Choosing whether or not to take a gap year can be a difficult decision. Only you can decide what’s best for you. After completing my college course in 2019, I took a year out which turned out to be extremely beneficial. If you’d like to find out whether it might suit you too, then keep reading…

A Summary of my Personal Experience: Choosing to Leave Education

For context I’d like to explain the situation I’d found myself in when I first decided to leave education.

At 16 years old, I’d only ever attended 6th form for a few weeks before going to study Creative Media at my local college instead. Making this choice was powerful and really gave me confidence in myself at a young age. I thoroughly enjoyed my time there and knew that I wanted to pursue a career in media.

In the March of 2019, I applied for an apprenticeship in Factual Production at the BBC and was successful up until the final assessment at the end of June. I have no regrets in applying but it did mean that I didn’t have long to make a decision for my next step.

At the time, the idea of University didn’t inspire me. Along with this, my partner Nathan was planning on doing a final year at college before applying to leave the following year. Therefore, I planned to apply for the same year, knowing that I could always change my mind if any opportunities arose.

The Benefits: Lessons I Learnt

These are some of the positives that were a result of taking my year out. It’s important to remember these are all my personal experiences and so it doesn’t mean you will go through the same.

1. Learning to manage money

I was lucky enough to get a job relatively quickly and immediately started saving. I knew that I didn’t want to rely on my parents financially if I was to study and so did my best to put money aside each month. I would strongly recommend you try to have some kind of financial income.

Working part-time gave me the opportunity to still enjoy the break away from formal education while managing the money I had earned.

2. Easing into more responsibility

During this time, I stayed living with my parents but would often stay with my boyfriend a couple of nights a week. Compared to university, this can be an easier way to grow your independence, especially if you have a commitment like a job. You can take things at your own pace.

I am lucky that my parents supported me and felt proud that I could start buying things for myself like pay for my phone bill for example.

3. Discover my true interests and passions

One month, I was able to get take a week off to do some work experience with a production company in Cardiff. It give me a better understanding of the industry and therefore helped my decision for which course I wanted to study at uni.

It was difficult to be creative around my working hours which fuelled my desire to go back to education. Sometimes, it’s only when you don’t have something do you realise how much it matters to you.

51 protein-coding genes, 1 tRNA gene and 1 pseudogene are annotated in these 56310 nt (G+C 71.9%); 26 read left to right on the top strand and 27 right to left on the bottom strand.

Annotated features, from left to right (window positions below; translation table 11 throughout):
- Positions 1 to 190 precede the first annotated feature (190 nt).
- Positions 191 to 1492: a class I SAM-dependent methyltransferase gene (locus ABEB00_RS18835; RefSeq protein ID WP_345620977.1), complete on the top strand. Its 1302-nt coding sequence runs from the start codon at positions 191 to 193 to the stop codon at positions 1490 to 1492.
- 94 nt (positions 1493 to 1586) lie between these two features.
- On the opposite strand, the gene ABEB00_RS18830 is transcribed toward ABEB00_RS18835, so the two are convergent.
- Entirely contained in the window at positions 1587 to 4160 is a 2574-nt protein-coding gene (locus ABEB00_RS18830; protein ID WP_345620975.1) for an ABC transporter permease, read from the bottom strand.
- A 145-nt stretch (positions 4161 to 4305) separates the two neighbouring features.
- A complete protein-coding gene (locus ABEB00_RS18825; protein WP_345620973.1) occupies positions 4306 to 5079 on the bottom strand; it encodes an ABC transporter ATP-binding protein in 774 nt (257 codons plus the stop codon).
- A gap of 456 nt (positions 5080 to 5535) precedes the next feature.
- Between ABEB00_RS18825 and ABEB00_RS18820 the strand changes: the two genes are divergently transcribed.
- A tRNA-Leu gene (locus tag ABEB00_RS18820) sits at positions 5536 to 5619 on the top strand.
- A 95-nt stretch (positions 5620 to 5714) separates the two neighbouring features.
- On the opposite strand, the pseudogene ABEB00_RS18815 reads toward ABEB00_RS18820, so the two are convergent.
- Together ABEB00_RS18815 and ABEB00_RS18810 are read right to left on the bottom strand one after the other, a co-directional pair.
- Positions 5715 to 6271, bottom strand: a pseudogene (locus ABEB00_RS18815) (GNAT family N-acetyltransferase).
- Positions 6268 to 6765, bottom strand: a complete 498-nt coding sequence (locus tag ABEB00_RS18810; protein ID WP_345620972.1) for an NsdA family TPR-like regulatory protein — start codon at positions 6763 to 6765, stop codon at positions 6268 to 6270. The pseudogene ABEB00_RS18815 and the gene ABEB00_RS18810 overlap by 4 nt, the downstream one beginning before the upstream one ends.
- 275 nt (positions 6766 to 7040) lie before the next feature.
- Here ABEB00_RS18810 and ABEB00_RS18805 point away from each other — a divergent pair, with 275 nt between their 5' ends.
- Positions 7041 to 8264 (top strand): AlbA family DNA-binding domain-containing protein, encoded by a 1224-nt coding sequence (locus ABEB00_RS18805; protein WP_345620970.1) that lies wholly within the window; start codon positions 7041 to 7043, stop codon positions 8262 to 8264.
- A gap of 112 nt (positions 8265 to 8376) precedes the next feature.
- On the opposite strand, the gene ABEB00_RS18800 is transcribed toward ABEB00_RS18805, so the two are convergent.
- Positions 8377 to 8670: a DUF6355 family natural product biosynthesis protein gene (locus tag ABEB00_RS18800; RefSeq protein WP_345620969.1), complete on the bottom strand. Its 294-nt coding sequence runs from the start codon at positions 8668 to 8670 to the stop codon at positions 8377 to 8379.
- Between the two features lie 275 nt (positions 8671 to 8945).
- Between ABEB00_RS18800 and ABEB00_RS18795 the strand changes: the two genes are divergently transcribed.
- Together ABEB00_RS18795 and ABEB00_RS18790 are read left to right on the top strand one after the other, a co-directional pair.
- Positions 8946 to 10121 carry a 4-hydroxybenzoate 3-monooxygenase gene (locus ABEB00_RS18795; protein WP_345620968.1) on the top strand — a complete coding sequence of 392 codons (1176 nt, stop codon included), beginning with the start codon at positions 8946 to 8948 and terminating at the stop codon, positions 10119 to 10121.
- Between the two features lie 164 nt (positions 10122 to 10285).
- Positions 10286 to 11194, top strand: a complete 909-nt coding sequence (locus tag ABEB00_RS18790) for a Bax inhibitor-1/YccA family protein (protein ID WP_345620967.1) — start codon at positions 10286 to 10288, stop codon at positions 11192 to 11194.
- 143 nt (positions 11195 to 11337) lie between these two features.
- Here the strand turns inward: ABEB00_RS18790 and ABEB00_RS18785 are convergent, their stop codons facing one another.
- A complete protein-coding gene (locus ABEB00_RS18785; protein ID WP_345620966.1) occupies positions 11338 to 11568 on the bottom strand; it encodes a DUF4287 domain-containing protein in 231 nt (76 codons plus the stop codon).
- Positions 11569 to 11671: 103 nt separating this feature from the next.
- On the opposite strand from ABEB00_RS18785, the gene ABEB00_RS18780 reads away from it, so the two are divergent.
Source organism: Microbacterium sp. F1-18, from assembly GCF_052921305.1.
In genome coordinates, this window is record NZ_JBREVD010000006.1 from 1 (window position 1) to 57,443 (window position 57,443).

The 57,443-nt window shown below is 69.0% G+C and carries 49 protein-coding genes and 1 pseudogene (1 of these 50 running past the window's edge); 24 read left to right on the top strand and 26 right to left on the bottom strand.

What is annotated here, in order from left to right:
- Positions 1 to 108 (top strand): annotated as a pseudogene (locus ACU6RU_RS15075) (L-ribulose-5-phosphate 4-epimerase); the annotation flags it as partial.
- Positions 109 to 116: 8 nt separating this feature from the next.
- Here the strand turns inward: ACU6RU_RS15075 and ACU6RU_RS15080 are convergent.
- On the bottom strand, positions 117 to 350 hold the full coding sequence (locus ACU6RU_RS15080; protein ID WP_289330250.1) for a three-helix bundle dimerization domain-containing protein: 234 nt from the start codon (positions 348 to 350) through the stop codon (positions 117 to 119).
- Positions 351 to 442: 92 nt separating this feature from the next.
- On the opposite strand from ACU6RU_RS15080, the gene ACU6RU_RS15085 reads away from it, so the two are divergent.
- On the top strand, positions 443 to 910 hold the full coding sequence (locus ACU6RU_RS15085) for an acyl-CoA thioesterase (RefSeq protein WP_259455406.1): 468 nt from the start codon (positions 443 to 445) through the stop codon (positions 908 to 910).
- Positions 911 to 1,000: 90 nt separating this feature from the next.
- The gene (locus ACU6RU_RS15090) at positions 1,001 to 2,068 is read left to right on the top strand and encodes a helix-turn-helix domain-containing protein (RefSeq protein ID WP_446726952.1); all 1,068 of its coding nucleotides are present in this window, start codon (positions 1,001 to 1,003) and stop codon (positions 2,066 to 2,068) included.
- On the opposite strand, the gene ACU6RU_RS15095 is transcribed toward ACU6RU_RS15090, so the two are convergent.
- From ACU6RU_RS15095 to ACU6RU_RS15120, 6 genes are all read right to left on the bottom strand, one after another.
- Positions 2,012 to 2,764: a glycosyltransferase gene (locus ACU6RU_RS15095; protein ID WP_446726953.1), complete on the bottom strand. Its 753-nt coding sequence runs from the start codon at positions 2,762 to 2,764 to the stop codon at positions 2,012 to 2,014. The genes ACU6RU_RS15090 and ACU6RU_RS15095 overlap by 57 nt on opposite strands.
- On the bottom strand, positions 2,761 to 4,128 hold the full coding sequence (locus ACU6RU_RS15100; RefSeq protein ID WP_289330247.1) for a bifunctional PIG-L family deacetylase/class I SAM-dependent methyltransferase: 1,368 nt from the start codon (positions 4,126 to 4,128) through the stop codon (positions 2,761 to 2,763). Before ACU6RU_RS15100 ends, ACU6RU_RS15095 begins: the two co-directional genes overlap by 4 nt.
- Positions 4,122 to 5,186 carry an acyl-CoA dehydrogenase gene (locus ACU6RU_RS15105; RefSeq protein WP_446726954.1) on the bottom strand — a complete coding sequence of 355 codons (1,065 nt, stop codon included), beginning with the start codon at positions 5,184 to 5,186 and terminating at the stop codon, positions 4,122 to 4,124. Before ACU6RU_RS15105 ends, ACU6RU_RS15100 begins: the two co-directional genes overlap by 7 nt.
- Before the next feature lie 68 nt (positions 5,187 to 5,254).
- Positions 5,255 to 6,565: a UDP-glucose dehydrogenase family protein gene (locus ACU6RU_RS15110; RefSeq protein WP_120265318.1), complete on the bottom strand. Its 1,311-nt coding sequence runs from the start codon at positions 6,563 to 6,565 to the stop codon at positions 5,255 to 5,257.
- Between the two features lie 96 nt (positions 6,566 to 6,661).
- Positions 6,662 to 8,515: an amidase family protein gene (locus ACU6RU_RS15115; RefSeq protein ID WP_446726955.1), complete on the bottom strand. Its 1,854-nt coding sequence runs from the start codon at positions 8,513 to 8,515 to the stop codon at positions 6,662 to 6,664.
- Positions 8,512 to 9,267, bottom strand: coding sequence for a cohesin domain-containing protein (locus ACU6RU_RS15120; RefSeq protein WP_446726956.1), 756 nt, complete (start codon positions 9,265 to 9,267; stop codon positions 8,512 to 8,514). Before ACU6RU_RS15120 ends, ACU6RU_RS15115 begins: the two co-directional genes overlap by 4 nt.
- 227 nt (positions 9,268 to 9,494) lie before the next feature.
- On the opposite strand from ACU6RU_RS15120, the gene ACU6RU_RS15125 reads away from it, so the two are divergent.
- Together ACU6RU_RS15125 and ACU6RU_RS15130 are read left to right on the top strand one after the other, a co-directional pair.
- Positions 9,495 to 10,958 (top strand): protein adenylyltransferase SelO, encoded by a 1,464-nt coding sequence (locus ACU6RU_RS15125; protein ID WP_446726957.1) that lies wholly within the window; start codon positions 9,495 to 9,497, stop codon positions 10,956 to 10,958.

4. Gain confidence

Both my job and the work experience I did helped to improve my confidence massively. Distracting myself with work also aided the grieving process I was going through after a close family member passed away over the summer.

When you are out in the “real world,” you are forced to adapt. And this will bring you confidence, particularly when making decisions.

Things to Keep in Mind: Questions to Ask Yourself Before You Decide

Everyone is different and so here are some questions to ask yourself if you’re still unsure as to what to do…

  1. Do I have a plan of what to do instead?
  2. Is it worth applying to University as a back-up?
  3. Would I have to leave home for University? Would this affect my decision? (It’s okay if it does!)
  4. What is my gut telling me?
  5. Do I need more time to pick the right course?

These are all good questions to ask because everyone’s situation and personality are different. Don’t let anyone else make the decision for you.

Having a plan, even if it’s vague, is important. As long as you understand your intentions and make sure you do something, then that’s okay. I felt more ready at the age of 19 leaving home (advice on that here!) than I would have at 18. And I’m glad I waited another year because the course I study now was brand new to the year I began! Have confidence in your decision.

Final thoughts:

Taking the gap year helped me realise that further education was what I really wanted. Because of the time I spent working, I was able to save up enough money to move to Bristol in the July, which was wonderful.

Take what those around you say with a pinch of salt and trust that you know yourself best. I do not regret taking a gap year and am enjoying my university experience.

What’s on your mind?

Are you thinking about taking a gap year? What do you plan to do? Leave a comment below!


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4 thoughts on “ The Benefits of Gap Years | Why You Might Like to Take One Before Going Straight to University ”

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